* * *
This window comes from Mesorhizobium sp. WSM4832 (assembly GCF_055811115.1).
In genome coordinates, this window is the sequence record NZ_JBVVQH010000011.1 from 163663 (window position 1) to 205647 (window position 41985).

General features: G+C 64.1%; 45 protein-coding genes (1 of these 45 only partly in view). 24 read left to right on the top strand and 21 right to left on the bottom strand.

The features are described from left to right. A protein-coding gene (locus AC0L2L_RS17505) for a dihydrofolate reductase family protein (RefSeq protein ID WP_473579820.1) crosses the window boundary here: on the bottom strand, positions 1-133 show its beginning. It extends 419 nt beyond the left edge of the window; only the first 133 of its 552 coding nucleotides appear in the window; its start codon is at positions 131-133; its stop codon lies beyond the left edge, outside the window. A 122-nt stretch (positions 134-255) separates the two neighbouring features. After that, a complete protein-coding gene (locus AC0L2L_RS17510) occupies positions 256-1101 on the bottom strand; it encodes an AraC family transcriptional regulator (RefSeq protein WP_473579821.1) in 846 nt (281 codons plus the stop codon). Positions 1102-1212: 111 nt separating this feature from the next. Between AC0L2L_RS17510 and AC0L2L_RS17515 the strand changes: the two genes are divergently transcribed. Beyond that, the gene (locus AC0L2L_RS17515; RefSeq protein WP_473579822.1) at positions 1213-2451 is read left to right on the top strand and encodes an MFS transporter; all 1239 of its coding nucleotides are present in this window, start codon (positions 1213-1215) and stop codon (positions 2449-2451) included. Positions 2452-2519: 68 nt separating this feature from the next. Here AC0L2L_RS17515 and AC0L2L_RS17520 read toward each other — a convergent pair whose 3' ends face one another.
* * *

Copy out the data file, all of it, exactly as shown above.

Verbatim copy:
This window comes from Mesorhizobium sp. WSM4832 (assembly GCF_055811115.1).
In genome coordinates, this window is the sequence record NZ_JBVVQH010000011.1 from 163663 (window position 1) to 205647 (window position 41985).

General features: G+C 64.1%; 45 protein-coding genes (1 of these 45 only partly in view). 24 read left to right on the top strand and 21 right to left on the bottom strand.

The features are described from left to right. A protein-coding gene (locus AC0L2L_RS17505) for a dihydrofolate reductase family protein (RefSeq protein ID WP_473579820.1) crosses the window boundary here: on the bottom strand, positions 1-133 show its beginning. It extends 419 nt beyond the left edge of the window; only the first 133 of its 552 coding nucleotides appear in the window; its start codon is at positions 131-133; its stop codon lies beyond the left edge, outside the window. A 122-nt stretch (positions 134-255) separates the two neighbouring features. After that, a complete protein-coding gene (locus AC0L2L_RS17510) occupies positions 256-1101 on the bottom strand; it encodes an AraC family transcriptional regulator (RefSeq protein WP_473579821.1) in 846 nt (281 codons plus the stop codon). Positions 1102-1212: 111 nt separating this feature from the next. Between AC0L2L_RS17510 and AC0L2L_RS17515 the strand changes: the two genes are divergently transcribed. Beyond that, the gene (locus AC0L2L_RS17515; RefSeq protein WP_473579822.1) at positions 1213-2451 is read left to right on the top strand and encodes an MFS transporter; all 1239 of its coding nucleotides are present in this window, start codon (positions 1213-1215) and stop codon (positions 2449-2451) included. Positions 2452-2519: 68 nt separating this feature from the next. Here AC0L2L_RS17515 and AC0L2L_RS17520 read toward each other — a convergent pair whose 3' ends face one another.